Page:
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Choibalsan is the capital city and the main population base in Dornod province. It is situated along the north bank of the Kherlin River, 650 km east of the capital Ulaanbaatar. During the Soviet era, a large number of military personnel; support staff and their families were stationed in and around Choibalsan. At the end of the 1980’s, it is estimated that more than 100.000 soviets were using the city for their business needs and thereby substantially contributing to the establishment of Choibalsan as an important centre of commerce in the east of Mongolia.
At this time, the city’s population was in excess of 300.000. However, in 1990, in a pre-arranged manoeuvre, executed with military precision, the entire soviet presence was withdrawn from Choibalsan. Even up until the actual point of evacuation, in a final but dramatic display of soviet control, local Mongolians were unaware of their neighbours’ intentions. The entire withdrawal from Dornod was apparently completed within a period of a few hours.
The resulting lack of economic backing and financial subsidies resulted in a drastic and total collapse of Mongolia’s economy. In Choibalsan, the city’s main power plant stopped working; the population in a desperate attempt to survive, resorted to stripping former soviet homes for fuel to burn. The absence of trees in a once green landscape; the empty factories; and the now bedraggled city is testimony to the hard times.
Perhaps the city’s outskirts provide the most graphic evidence of the impact of soviet abandonment and the collapse of an empire. In the city’s former Russian west end, all that remains intact amongst the stripped apartment blocks and the industrial ruins, is a defiant Lenin, standing proudly above the rubble. Like Chenghis Khan centuries before him, whose image also appears everywhere, the symbolism is crude but clear.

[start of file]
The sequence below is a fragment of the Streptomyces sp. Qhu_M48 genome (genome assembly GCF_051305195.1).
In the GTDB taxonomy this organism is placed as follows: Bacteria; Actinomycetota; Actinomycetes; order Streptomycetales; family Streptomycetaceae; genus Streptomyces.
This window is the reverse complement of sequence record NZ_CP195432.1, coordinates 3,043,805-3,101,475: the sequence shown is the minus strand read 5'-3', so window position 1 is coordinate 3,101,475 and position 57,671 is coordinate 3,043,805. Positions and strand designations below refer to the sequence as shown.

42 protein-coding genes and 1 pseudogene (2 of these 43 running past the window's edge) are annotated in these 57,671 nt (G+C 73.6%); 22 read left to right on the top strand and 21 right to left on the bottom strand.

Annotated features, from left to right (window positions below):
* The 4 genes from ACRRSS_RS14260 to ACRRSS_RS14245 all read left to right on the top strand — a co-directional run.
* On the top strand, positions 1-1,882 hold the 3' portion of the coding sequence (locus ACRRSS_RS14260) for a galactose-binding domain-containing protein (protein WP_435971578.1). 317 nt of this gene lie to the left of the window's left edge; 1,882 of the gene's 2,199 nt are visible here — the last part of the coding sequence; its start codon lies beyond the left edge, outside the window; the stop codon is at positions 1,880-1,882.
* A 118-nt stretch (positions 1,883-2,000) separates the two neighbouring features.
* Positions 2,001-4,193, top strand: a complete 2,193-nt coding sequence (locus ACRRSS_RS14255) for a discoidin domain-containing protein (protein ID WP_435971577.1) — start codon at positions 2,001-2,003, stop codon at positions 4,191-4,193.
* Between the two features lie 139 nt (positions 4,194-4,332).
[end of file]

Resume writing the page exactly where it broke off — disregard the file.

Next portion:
Half the population of Choibalsan live in a complex of Russian built apartment buildings. These are of a typical soviet style, five stories high, and identically ugly. The rest of the population live in the ‘ger districts’. (Anna Home is situated in the northern ger district).
The ger districts are characterised by an un-navigable network of hashaas; speeding cars whose sadistic drivers have no respect for human life; and a species of murderous dog. The ger districts have electricity but no mains water or any recognisable system of treating sewage. Poverty in the ger districts is high.
A hashaa is an area of land with a fence around it usually located on the outskirts of urban centres. The enclosure provides safety and a degree of privacy for the houses or gers situated within it. A ger is a circular felt tent which serves as a traditional means of accommodation, as well as a way of life, in Mongolia. Although warm and dry, the houses are often ramshackle in appearance. However, the hashaa is a common sight in Mongolia and a traditional means of planning and organising streets in the city outskirts and small countryside townships.
The city has relatively little motorised traffic, and most of the cars in working order tend to be old. Most people walk; some travel on horseback or by horse and cart. It is not unusual to see a camel and cart being driven through the town. In and around Choibalsan there are some paved roads in varying degrees of disrepair. However they are a blessed relief in comparison with the murderous network of potholed and undulating dirt tracks that make up the hundreds of square kilometres which surround the city. Outside Choibalsan, the nearest paved road is around 300kms away.
At the present time, the population of Choibalsan is around 45.000. Although unemployment in Choibalsan is generally high, there is a greater proportion of women working and earning money. Not only in salaried employment but also within the informal sector. In fact, women in general seem to have assumed total responsibility for providing for their family’s needs. They appear more industrious, resourceful and eager to escape the bonds of poverty than their male counterparts.
Male unemployment is particularly high (around 60%). Although there are other contributing cultural factors, large scale alcoholism and the accompanying domestic abuse issues which are sadly all too evident in Choibalsan can to some degree be attributed to it. Many people in the rural areas move to Ulaanbaatar in the hope of a better life.
According to official and anecdotal accounts, including government and mining speculators’ reports, the province is rich in minerals including uranium and oil. Chinese, American and Canadian mining companies are currently examining the possibilities for its exploitation. It would seem therefore that all hope for a rapid economic upturn and perhaps a better way of life lies in the ground. And there’s a lot of ground in Dornod.